The UK Circular Plastics Network and KTN have been working with Gomi through the UKCPN Programme Lead, Dr. Sally Beken, with Gomi exhibiting at the UKCPN stand at Materials Research Exchange 2020.
UKCPN caught up with Gomi co-founder and Head of People & Marketing, Pawan Saunya, to discuss their current projects and relationship with both UKCPN and KTN.
Hi Pawan, could you please introduce yourself and provide some information on your role at Gomi?
My name is Pawan Saunya and I deferred a placement at University to start two environmental circular economy based companies Zero Waste Club and Gomi. Gomi turns non-recyclable flexible plastics into tech products and works with brands to turn their waste into products they can gift or sell.
At Gomi, I work on several things. As a startup, many hats need to be worn once. My main focus is on the digital side and how people interact with a brand digitally – be it through Instagram or the website. I have also been in charge of grant applications and in opening conversations about new ways to increase our production capacity.
My background is bringing sustainable products into the market. So Gomi works really well with my current skill set.
Could you tell us a bit about the background behind Gomi? What is it specifically that you do, what sectors do you operate in, and what makes you unique?
Gomi operates in creating value pools for currently not recycled thin film plastic waste. Flexible plastics such as plastic bags, bubble wrap, food wrapping, pallet wrapping etc. are currently not recycled in the UK.
Worldwide, 100 million tonnes of flexible plastics are produced every year, and 99% are not recycled. The UK either burns this plastic waste domestically, exports it as refuse-derived fuel to Europe, or in some instances sends it abroad illegally to landfills or to illegitimate recycling companies where it sits for years and degrades into soil and waterways.
We create beautiful products using flexible plastic waste and have proved that there is market interest in valuable objects made from this material. What makes Gomi unique and innovative is that no other company has yet achieved turning specifically flexible plastic waste such as LDPE, and flexible HDPE into a commercial product or service as we have. We are currently offering a service to help brands find a solution to turn their non-recyclable flexible plastic waste into products. We offer a full-service, from design, mould-making, to even producing and delivering the finished pieces.
Our innovation avoids burning the material and creates a popular aesthetic appearance in a safe and controlled manner, as well as being recyclable at the end of life. Our solution will create markets within the UK and globally for a waste feedstock that has historically been discarded, putting the UK as the world leader in thin-film recovery. We currently make goods out of thin-film plastic waste for large brands (such as Desperados, and Terracycle) as well as for SMEs. Allowing brands a tangible way to be more green.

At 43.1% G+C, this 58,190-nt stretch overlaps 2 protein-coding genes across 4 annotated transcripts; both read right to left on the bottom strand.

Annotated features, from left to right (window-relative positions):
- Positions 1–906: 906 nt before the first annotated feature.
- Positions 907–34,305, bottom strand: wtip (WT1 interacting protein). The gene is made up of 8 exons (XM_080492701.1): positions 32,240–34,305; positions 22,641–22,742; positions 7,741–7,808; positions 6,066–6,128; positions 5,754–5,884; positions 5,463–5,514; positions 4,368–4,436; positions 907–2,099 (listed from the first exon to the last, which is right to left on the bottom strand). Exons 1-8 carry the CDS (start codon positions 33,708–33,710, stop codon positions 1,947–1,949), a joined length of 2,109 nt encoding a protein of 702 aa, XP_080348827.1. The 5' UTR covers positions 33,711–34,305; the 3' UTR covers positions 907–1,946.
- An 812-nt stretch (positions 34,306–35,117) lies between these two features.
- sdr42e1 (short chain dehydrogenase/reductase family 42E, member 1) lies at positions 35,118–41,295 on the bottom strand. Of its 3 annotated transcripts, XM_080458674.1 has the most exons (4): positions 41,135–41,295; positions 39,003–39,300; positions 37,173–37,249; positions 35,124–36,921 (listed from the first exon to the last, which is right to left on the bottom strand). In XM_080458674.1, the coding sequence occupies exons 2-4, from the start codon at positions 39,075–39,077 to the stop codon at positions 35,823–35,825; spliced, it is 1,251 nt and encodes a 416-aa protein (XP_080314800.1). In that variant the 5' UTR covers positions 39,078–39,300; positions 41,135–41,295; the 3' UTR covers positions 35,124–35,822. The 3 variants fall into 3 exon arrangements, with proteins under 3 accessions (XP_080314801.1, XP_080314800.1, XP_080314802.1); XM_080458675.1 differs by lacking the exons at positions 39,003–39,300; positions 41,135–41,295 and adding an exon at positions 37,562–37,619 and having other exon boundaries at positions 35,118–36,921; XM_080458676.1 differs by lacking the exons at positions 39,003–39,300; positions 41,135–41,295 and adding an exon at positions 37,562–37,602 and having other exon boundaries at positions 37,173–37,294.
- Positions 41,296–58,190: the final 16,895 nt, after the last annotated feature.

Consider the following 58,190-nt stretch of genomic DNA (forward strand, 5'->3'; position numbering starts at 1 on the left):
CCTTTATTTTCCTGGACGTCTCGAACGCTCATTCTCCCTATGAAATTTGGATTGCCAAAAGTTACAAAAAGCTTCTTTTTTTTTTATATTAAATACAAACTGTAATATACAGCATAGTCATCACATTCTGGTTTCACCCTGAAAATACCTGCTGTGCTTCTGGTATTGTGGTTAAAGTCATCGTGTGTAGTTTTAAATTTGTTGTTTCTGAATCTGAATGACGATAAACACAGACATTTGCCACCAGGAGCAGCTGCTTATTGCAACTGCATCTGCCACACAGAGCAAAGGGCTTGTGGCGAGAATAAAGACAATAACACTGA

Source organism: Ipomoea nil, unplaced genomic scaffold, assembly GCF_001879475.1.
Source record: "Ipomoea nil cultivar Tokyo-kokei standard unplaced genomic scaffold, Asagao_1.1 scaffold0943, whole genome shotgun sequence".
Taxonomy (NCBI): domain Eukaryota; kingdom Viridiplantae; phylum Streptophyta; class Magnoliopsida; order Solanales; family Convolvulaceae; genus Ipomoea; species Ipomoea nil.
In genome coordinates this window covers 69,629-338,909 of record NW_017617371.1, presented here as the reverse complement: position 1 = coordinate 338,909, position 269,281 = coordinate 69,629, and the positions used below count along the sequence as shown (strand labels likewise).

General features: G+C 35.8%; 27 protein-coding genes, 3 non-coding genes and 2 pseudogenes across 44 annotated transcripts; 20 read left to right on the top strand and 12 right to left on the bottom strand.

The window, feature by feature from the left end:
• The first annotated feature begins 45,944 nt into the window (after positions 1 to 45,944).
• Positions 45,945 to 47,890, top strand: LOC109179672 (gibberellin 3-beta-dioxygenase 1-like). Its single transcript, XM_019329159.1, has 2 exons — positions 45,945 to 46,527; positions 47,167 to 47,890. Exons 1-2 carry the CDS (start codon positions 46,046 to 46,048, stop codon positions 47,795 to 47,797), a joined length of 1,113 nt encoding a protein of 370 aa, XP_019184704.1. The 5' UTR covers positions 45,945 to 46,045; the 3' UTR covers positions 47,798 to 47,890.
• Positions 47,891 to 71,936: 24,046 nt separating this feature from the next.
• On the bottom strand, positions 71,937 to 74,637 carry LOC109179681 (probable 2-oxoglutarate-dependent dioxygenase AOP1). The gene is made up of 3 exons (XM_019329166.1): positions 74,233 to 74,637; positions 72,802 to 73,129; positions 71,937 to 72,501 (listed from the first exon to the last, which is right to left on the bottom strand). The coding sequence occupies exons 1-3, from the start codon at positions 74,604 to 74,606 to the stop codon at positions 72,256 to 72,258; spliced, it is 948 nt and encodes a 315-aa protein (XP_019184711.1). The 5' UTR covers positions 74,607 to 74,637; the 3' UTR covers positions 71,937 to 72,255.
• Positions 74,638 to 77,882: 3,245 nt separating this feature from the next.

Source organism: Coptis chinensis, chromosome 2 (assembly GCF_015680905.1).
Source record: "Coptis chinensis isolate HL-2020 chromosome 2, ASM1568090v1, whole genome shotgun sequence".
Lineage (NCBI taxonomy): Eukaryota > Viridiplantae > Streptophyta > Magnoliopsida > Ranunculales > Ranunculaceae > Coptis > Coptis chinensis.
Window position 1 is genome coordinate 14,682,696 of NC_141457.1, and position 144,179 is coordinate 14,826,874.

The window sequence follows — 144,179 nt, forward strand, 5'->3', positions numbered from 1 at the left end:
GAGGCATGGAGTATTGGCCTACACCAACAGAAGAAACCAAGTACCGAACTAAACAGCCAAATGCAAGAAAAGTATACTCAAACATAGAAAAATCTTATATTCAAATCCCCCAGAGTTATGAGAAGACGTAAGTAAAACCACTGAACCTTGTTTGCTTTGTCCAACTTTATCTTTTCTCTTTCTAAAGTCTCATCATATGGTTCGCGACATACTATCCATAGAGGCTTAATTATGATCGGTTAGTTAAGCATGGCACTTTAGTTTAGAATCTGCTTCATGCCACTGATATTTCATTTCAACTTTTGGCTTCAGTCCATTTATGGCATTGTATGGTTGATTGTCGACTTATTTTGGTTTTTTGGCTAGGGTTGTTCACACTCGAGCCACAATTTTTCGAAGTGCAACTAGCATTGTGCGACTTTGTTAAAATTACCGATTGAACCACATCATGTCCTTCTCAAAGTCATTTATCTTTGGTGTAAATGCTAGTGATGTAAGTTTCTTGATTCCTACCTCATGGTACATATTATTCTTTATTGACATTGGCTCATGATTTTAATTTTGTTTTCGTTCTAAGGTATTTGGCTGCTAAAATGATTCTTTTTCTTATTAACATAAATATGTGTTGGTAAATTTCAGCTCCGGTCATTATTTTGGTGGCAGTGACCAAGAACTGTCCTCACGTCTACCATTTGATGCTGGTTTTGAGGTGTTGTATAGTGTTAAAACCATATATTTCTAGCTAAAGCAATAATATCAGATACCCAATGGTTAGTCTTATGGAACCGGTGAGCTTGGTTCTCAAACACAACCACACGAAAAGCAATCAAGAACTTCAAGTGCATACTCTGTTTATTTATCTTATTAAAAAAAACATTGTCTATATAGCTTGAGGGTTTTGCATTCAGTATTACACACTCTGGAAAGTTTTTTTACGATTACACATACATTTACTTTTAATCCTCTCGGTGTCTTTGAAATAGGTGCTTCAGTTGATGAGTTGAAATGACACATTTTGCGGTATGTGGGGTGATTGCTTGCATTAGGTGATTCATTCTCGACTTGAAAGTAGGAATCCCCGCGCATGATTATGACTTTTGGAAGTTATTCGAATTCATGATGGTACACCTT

What inspired you to set up Gomi?
I was truly disgusted at how the current economy forces us to buy things in single-use plastic without it having a reuse option. I saw the bins at home get filled up with thin film plastic waste since the rigid plastics can be recycled but thin-film plastics have no value in the recycling system.
So the inspiration came out of disgust and frustration. Trying to turn something we use only once into an object that can be used again and again without having to throwing away the precious material.
What are the challenges and opportunities facing your company and the sectors in which you operate?
We are at the forefront of turning thin film plastic waste into super complex shaped products no other companies has really done before. So the opportunity for us is to make products completely out of waste such as our portable chargers made from waste batteries and post-consumer waste thin-film plastics.
Our current challenge is industrialising our methods. We will be able to rescue so much more plastic waste if we were able to process more material faster into products. For example, through a rather straightforward introduction of 2 custom machinery we will be to increase output by 30 times.
What specific help did KTN and UKCPN give you?
KTN and UKCPN have been super helpful in telling us about opportunities in our field. For example, we applied to a SMART grant and the team has connected us with bid writers who are government funded and offer valuable advice on how to scale up our current methods. Furthermore, UKCPN had the Ecosurety fund we applied for, which we would have never found out if it wasn’t on the UKCPN website.
The events we have been invited through UKCPN has been immensely valuable since there they bring together a distillation of companies and people who are working in similar industries. And being able to connect with them and share experiences has shaped the future of our company and have reduced a lot of headaches we would have run into as we scale.
In short, KTN and UKCPN have been invaluable in getting us to where we are and most importantly giving us the vision for scaling up our systems beyond what we ever thought was possible.